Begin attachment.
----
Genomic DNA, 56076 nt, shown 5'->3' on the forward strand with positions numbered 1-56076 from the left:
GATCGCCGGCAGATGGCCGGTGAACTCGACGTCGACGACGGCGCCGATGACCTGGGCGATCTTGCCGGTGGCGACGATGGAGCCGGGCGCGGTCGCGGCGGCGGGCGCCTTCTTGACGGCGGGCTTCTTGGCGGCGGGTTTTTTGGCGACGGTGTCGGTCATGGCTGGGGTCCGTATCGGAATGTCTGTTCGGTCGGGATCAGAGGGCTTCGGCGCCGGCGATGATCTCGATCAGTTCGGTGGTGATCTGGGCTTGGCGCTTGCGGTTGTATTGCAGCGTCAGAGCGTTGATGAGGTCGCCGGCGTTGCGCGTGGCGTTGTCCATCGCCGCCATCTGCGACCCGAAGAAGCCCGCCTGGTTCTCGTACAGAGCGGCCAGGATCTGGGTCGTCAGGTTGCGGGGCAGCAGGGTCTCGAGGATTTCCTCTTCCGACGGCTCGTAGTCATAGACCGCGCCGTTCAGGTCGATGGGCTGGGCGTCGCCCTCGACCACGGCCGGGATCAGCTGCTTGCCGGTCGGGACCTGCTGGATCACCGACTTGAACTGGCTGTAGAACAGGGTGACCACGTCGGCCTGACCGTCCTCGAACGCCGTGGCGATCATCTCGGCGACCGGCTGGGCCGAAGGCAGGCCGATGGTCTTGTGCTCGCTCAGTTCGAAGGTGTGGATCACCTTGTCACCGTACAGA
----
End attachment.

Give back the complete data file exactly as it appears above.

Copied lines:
Genomic DNA, 56076 nt, shown 5'->3' on the forward strand with positions numbered 1-56076 from the left:
GATCGCCGGCAGATGGCCGGTGAACTCGACGTCGACGACGGCGCCGATGACCTGGGCGATCTTGCCGGTGGCGACGATGGAGCCGGGCGCGGTCGCGGCGGCGGGCGCCTTCTTGACGGCGGGCTTCTTGGCGGCGGGTTTTTTGGCGACGGTGTCGGTCATGGCTGGGGTCCGTATCGGAATGTCTGTTCGGTCGGGATCAGAGGGCTTCGGCGCCGGCGATGATCTCGATCAGTTCGGTGGTGATCTGGGCTTGGCGCTTGCGGTTGTATTGCAGCGTCAGAGCGTTGATGAGGTCGCCGGCGTTGCGCGTGGCGTTGTCCATCGCCGCCATCTGCGACCCGAAGAAGCCCGCCTGGTTCTCGTACAGAGCGGCCAGGATCTGGGTCGTCAGGTTGCGGGGCAGCAGGGTCTCGAGGATTTCCTCTTCCGACGGCTCGTAGTCATAGACCGCGCCGTTCAGGTCGATGGGCTGGGCGTCGCCCTCGACCACGGCCGGGATCAGCTGCTTGCCGGTCGGGACCTGCTGGATCACCGACTTGAACTGGCTGTAGAACAGGGTGACCACGTCGGCCTGACCGTCCTCGAACGCCGTGGCGATCATCTCGGCGACCGGCTGGGCCGAAGGCAGGCCGATGGTCTTGTGCTCGCTCAGTTCGAAGGTGTGGATCACCTTGTCACCGTACAGA